NSW could spin themselves out of some silverware if they attempt to doctor a flat pitch for this week’s Sheffield Shield final, according to Western Australia coach Justin Langer.
The Blues only need a draw to win the Shield title after beating out WA for top spot on the table.
With the SCG unavailable to host the five-day decider, starting Friday, hosts NSW have been forced to move the game to Canberra’s Manuka Oval, where they beat the Warriors by three wickets last week.
In that game, the Blues’ pacemen wreaked havoc early, with Doug Bollinger and Josh Hazlewood combining for eight wickets to dismiss the Warriors for 82 in the first innings.
But from that point on it was WA’s spinners who shone, with Ashton Agar snaring 5-74 in NSW’s first innings, before part-time tweaker Marcus North collected three wickets in the Blues’ second dig and Agar chimed in for two.
Langer said if NSW were to seek a flat pitch in a bid to improve their chances of drawing the game, it could end up backfiring badly.
“The great danger for them at Manuka is if they try to keep it too flat, I’m absolutely certain it will start spinning like Mumbai,” Langer said.
“We saw it spun on a very good cricket wicket we played on (in Canberra) last week. So if they keep it too flat and they take too much grass off it, I’ve got no doubt it will spin big time.”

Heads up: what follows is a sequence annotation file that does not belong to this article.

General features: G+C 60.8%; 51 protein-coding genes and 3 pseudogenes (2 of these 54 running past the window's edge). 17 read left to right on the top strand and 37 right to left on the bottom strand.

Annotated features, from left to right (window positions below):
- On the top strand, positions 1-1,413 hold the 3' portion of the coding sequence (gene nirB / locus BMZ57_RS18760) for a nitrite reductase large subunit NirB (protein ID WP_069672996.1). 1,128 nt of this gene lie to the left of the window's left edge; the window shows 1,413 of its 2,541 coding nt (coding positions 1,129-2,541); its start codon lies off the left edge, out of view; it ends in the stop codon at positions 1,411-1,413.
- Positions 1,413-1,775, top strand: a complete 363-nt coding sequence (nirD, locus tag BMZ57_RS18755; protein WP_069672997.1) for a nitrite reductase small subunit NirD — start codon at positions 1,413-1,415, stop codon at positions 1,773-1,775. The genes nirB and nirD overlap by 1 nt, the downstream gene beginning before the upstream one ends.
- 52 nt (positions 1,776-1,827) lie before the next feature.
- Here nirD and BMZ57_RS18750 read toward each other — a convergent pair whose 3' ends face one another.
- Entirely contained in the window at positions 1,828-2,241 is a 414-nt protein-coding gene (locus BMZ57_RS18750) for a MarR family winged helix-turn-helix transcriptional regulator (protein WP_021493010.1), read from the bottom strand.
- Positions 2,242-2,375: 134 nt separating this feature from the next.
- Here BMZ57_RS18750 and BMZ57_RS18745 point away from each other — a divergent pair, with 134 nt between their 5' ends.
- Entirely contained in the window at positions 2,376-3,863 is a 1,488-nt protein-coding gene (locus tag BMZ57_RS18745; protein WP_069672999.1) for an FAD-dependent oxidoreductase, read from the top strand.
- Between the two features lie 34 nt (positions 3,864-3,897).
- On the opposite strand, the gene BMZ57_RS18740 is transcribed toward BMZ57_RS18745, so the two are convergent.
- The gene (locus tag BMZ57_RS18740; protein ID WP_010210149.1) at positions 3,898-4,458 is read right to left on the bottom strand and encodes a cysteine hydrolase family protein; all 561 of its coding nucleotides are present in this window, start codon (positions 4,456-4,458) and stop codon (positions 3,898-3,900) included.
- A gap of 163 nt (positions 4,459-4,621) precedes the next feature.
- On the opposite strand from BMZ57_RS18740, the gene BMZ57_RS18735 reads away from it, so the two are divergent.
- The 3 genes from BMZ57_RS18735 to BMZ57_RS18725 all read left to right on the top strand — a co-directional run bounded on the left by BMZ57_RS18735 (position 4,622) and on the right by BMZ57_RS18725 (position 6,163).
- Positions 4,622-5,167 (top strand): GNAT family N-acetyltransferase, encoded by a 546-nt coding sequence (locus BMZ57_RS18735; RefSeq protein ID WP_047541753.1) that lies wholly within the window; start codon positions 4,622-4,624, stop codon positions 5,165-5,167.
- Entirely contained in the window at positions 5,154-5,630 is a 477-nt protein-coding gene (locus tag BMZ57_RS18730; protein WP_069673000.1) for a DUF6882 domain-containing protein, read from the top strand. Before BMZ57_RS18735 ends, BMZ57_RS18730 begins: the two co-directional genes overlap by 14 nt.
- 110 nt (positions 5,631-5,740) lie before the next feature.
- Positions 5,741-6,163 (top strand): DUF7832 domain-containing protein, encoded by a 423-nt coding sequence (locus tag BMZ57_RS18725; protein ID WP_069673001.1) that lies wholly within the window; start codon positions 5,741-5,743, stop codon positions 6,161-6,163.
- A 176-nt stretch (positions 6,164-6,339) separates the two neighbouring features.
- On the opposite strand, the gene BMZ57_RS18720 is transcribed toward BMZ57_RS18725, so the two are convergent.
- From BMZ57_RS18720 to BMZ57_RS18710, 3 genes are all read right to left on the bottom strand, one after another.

NSW were dealt a huge blow on Monday when Test skipper Michael Clarke was ruled out of the final due to a fractured shoulder.
The Blues will also be without left-arm paceman Bollinger, who has been called up for the Twenty20 World Cup to replace Mitchell Johnson.
The Warriors haven’t won the Shield title since 1999, and are sweating on the fitness of all-rounder Mitch Marsh, who is battling a side strain but might play as a specialist batsman.
WA cricket is on a high after winning the T20 Big Bash League and reaching the Shield final.
But Langer, who was appointed coach in November 2012, hopes this is merely the start of something special.
“Winning a Shield final would be nice. Winning five or six would be the ultimate,” Langer said.